Your calcium needs are up to 1000 mg per day during pregnancy. Consuming plenty of milk and milk products will help prevent calcium from being taken from your bones as your baby’s skeleton develops. It’s important to take in vitamin D (through sunlight exposure) with calcium-rich foods to help your body absorb them.
Pump up your iron
Fatigue, reduced resistance to colds and infections often result from iron deficiency. To ensure you’re getting enough iron, consume a healthy diet that includes lots of iron-rich foods, such as lean meats (especially red meats) and green leafy vegetables, as well as an iron supplement, if your doctor recommends one. Iron is the main constituent of haemoglobin, bringing oxygen to the cells. Your requirements are 27 mg per day during pregnancy.
Get your vitamin C
Vitamin C helps your immune system function properly and improves iron absorption. To get enough of it, eat fruit and vegetables every day.
Eat the freshest food you can
Buy fruit and vegetables as fresh as possible. Eat them as soon as you can, as their vitamin and mineral content declines after they’re picked. Protect them against air and light or store them at the bottom of your refrigerator. Wash them well before eating, but don’t let them soak, as vitamins will leach out. To preserve the nutrients, use gentle, rapid cooking methods, such as steaming and braising, or try using a pressure cooker or wrapping in foil.
Indulge yourself a little
It’s a special time and you should enjoy it. So give in to some of those cravings – just make sure you watch your diet overall.
- Ignore the pregnancy diet no-nos.
- Believe everything people tell you – unless it’s a healthcare professional.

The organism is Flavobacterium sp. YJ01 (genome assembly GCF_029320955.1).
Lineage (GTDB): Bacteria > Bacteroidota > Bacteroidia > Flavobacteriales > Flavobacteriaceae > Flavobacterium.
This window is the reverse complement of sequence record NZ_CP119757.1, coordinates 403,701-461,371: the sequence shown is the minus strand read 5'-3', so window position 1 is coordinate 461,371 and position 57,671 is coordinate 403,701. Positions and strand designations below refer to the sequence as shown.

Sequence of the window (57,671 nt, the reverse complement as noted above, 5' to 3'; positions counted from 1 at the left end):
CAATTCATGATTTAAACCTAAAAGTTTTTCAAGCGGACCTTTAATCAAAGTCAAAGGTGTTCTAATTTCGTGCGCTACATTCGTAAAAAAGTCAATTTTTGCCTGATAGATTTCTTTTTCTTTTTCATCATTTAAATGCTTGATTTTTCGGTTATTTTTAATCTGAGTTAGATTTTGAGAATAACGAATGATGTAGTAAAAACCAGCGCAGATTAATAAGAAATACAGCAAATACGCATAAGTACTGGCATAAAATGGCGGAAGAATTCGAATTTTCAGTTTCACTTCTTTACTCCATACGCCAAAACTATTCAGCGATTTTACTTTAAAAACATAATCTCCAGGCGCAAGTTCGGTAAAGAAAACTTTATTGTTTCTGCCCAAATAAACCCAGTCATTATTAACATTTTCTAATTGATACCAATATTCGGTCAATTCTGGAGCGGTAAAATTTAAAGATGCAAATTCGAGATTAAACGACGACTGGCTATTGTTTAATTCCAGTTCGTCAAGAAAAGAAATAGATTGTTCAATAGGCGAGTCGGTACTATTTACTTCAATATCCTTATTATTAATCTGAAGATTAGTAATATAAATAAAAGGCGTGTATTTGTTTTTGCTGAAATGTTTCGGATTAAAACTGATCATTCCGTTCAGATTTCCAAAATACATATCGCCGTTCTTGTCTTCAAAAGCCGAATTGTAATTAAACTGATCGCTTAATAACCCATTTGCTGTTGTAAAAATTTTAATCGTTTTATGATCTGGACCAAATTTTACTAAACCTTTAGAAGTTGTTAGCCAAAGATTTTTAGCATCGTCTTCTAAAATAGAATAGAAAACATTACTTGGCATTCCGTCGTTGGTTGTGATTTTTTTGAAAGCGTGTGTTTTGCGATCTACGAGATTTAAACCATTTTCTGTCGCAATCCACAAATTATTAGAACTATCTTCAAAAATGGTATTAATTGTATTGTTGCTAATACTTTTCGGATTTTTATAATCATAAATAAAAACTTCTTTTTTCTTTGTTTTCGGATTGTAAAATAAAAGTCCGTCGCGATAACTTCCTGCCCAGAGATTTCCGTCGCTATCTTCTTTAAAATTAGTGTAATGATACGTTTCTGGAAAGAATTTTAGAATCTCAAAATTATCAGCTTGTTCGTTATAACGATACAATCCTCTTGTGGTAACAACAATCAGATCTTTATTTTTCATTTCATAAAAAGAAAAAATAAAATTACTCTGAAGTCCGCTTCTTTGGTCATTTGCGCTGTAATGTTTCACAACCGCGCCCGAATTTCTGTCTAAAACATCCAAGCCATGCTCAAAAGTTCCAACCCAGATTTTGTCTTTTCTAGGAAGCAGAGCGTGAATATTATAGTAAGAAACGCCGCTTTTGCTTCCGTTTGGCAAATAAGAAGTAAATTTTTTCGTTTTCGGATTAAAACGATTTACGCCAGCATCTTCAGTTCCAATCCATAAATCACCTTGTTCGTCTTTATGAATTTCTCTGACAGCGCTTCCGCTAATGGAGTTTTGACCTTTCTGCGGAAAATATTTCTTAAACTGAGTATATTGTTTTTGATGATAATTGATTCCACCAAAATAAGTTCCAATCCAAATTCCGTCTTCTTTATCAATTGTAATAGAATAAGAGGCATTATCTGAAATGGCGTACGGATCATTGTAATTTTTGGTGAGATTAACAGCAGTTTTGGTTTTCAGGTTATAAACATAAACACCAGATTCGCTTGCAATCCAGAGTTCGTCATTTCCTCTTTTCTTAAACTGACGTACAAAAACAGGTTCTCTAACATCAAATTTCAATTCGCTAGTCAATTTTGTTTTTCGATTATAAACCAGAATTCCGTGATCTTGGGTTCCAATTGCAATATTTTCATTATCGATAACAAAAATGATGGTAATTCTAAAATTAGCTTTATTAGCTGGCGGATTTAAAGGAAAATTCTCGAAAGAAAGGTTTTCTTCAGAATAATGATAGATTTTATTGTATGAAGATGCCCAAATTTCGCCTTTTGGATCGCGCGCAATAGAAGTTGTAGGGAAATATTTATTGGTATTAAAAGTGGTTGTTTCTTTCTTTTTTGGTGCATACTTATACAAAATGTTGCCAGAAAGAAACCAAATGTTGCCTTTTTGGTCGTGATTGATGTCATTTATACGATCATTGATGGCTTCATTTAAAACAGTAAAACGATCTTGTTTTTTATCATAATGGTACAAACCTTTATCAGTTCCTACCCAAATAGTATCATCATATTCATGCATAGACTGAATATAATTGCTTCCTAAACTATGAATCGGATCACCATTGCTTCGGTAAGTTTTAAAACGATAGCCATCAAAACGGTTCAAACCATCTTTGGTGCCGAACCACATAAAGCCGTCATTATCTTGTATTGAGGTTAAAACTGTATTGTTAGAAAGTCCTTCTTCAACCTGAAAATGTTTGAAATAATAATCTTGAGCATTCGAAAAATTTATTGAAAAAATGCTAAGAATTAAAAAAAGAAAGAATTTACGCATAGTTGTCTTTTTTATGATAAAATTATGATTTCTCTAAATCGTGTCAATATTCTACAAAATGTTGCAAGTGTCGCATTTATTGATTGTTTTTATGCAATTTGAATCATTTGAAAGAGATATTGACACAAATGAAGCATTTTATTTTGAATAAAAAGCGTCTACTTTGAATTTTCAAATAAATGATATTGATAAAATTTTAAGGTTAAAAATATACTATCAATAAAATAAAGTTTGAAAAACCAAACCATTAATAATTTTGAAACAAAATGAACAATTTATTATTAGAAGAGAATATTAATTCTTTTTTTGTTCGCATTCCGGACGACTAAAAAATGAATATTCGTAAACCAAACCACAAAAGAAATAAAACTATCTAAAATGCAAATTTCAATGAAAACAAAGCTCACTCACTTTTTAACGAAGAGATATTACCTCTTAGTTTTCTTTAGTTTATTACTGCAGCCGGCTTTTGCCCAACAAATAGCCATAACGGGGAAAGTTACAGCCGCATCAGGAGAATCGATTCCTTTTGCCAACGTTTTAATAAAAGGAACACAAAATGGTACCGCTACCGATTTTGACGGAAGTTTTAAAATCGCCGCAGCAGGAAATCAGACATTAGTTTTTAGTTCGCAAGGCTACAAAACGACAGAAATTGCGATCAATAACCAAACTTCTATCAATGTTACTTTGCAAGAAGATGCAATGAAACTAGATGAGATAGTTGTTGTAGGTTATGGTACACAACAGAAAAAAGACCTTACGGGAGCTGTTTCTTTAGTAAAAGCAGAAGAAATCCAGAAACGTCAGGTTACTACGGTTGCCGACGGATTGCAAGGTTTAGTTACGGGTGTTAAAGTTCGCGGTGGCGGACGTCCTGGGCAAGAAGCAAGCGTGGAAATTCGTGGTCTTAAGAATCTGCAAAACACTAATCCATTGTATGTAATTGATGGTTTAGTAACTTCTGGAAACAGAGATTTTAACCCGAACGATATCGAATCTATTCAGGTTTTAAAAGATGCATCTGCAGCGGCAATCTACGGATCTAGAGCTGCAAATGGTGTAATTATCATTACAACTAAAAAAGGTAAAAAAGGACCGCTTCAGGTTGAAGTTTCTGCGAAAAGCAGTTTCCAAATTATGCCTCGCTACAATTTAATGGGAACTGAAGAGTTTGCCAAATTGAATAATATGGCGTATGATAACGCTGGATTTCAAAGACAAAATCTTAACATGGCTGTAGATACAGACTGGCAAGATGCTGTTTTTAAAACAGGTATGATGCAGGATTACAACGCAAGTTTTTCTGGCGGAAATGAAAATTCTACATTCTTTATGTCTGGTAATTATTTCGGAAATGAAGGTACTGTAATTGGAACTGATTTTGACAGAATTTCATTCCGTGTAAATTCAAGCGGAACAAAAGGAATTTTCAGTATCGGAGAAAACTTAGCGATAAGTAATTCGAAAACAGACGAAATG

- Listen to common pregnancy nutrition myths that might stop you from enjoying your meals or eating healthily.
- Snack on fatty and sugary foods.
- Eat too many pastries, sweets and other high calorie foods that don’t provide many essential nutrients. They are of little nutritional value for you or your baby – and they could make you put on too much weight.
- Skip meals – Your body needs three proper meals a day. Breakfast is the most important; otherwise your energy levels will drop at mid-morning, leaving you with cravings. If you’re really struggling to get something down, try drinking a large glass of fruit juice when you wake up and taking your breakfast to the office and eating it at around 10am. Keep it simple: try an apple, some biscuits or a piece of dry toast and some dried fruit.
- Snack erratically – With three balanced meals and one or two snacks per day, you will avoid nipping out to the pastry shop.
- Get wired on caffeine – its okay to drink a little coffee and tea, but try to keep it to a minimum and stay off the energy drinks. Put some lemon into your water, for example, to give it more taste without adding calories.
- Obsess about your weight – The best indicator of how well your pregnancy is progressing is your weight. Your doctor will monitor it to make sure you are on track to gain the recommended amount of weight. By putting on healthy weight, you’ll improve your chances of having a full-term baby that’s healthy.